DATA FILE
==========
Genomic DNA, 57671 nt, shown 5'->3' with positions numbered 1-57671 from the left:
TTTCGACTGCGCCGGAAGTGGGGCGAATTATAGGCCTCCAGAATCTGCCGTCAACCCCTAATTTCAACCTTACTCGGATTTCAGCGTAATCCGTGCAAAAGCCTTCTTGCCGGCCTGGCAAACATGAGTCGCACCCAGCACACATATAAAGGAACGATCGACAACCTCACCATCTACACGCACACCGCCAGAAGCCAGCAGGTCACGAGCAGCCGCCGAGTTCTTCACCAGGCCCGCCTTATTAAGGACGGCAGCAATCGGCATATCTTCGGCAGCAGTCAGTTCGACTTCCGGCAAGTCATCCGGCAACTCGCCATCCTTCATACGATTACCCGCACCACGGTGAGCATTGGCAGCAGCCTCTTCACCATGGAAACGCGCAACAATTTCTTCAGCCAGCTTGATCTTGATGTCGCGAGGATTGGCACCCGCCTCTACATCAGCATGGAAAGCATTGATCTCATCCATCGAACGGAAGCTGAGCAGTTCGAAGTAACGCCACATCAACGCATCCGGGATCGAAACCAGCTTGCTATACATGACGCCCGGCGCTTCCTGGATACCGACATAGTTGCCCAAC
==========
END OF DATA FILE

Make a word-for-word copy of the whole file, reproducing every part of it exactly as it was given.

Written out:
Genomic DNA, 57671 nt, shown 5'->3' with positions numbered 1-57671 from the left:
TTTCGACTGCGCCGGAAGTGGGGCGAATTATAGGCCTCCAGAATCTGCCGTCAACCCCTAATTTCAACCTTACTCGGATTTCAGCGTAATCCGTGCAAAAGCCTTCTTGCCGGCCTGGCAAACATGAGTCGCACCCAGCACACATATAAAGGAACGATCGACAACCTCACCATCTACACGCACACCGCCAGAAGCCAGCAGGTCACGAGCAGCCGCCGAGTTCTTCACCAGGCCCGCCTTATTAAGGACGGCAGCAATCGGCATATCTTCGGCAGCAGTCAGTTCGACTTCCGGCAAGTCATCCGGCAACTCGCCATCCTTCATACGATTACCCGCACCACGGTGAGCATTGGCAGCAGCCTCTTCACCATGGAAACGCGCAACAATTTCTTCAGCCAGCTTGATCTTGATGTCGCGAGGATTGGCACCCGCCTCTACATCAGCATGGAAAGCATTGATCTCATCCATCGAACGGAAGCTGAGCAGTTCGAAGTAACGCCACATCAACGCATCCGGGATCGAAACCAGCTTGCTATACATGACGCCCGGCGCTTCCTGGATACCGACATAGTTGCCCAAC